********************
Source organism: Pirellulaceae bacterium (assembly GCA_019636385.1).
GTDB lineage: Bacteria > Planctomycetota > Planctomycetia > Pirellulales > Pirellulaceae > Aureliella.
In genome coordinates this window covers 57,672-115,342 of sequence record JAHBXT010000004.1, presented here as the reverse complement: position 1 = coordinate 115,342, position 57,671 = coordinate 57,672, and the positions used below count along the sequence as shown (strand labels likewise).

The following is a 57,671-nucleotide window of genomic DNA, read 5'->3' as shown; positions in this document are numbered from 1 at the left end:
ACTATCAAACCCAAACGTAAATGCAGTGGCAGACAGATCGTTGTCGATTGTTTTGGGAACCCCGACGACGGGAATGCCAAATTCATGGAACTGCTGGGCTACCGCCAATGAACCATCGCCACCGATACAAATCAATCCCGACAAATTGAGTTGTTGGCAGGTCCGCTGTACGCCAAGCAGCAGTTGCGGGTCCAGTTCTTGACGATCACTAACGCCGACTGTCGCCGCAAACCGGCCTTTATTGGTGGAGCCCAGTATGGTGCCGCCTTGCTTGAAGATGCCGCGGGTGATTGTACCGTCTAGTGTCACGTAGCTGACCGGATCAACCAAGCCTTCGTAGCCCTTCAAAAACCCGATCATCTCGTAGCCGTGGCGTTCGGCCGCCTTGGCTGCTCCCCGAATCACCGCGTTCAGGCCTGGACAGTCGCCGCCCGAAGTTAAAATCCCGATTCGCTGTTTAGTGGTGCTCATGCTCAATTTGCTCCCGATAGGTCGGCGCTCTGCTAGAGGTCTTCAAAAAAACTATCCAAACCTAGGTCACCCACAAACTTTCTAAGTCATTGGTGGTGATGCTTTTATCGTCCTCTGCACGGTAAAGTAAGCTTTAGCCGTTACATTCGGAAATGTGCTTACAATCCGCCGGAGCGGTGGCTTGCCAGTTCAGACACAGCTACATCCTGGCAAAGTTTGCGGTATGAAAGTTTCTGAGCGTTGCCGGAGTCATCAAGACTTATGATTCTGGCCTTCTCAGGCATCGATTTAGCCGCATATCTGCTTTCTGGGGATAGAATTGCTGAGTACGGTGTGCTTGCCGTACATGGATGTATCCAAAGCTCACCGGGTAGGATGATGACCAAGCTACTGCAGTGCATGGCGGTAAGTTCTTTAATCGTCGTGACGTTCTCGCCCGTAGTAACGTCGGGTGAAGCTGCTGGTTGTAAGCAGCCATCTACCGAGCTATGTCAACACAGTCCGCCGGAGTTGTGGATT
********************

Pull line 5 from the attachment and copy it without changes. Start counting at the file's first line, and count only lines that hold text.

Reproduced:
ACTATCAAACCCAAACGTAAATGCAGTGGCAGACAGATCGTTGTCGATTGTTTTGGGAACCCCGACGACGGGAATGCCAAATTCATGGAACTGCTGGGCTACCGCCAATGAACCATCGCCACCGATACAAATCAATCCCGACAAATTGAGTTGTTGGCAGGTCCGCTGTACGCCAAGCAGCAGTTGCGGGTCCAGTTCTTGACGATCACTAACGCCGACTGTCGCCGCAAACCGGCCTTTATTGGTGGAGCCCAGTATGGTGCCGCCTTGCTTGAAGATGCCGCGGGTGATTGTACCGTCTAGTGTCACGTAGCTGACCGGATCAACCAAGCCTTCGTAGCCCTTCAAAAACCCGATCATCTCGTAGCCGTGGCGTTCGGCCGCCTTGGCTGCTCCCCGAATCACCGCGTTCAGGCCTGGACAGTCGCCGCCCGAAGTTAAAATCCCGATTCGCTGTTTAGTGGTGCTCATGCTCAATTTGCTCCCGATAGGTCGGCGCTCTGCTAGAGGTCTTCAAAAAAACTATCCAAACCTAGGTCACCCACAAACTTTCTAAGTCATTGGTGGTGATGCTTTTATCGTCCTCTGCACGGTAAAGTAAGCTTTAGCCGTTACATTCGGAAATGTGCTTACAATCCGCCGGAGCGGTGGCTTGCCAGTTCAGACACAGCTACATCCTGGCAAAGTTTGCGGTATGAAAGTTTCTGAGCGTTGCCGGAGTCATCAAGACTTATGATTCTGGCCTTCTCAGGCATCGATTTAGCCGCATATCTGCTTTCTGGGGATAGAATTGCTGAGTACGGTGTGCTTGCCGTACATGGATGTATCCAAAGCTCACCGGGTAGGATGATGACCAAGCTACTGCAGTGCATGGCGGTAAGTTCTTTAATCGTCGTGACGTTCTCGCCCGTAGTAACGTCGGGTGAAGCTGCTGGTTGTAAGCAGCCATCTACCGAGCTATGTCAACACAGTCCGCCGGAGTTGTGGATT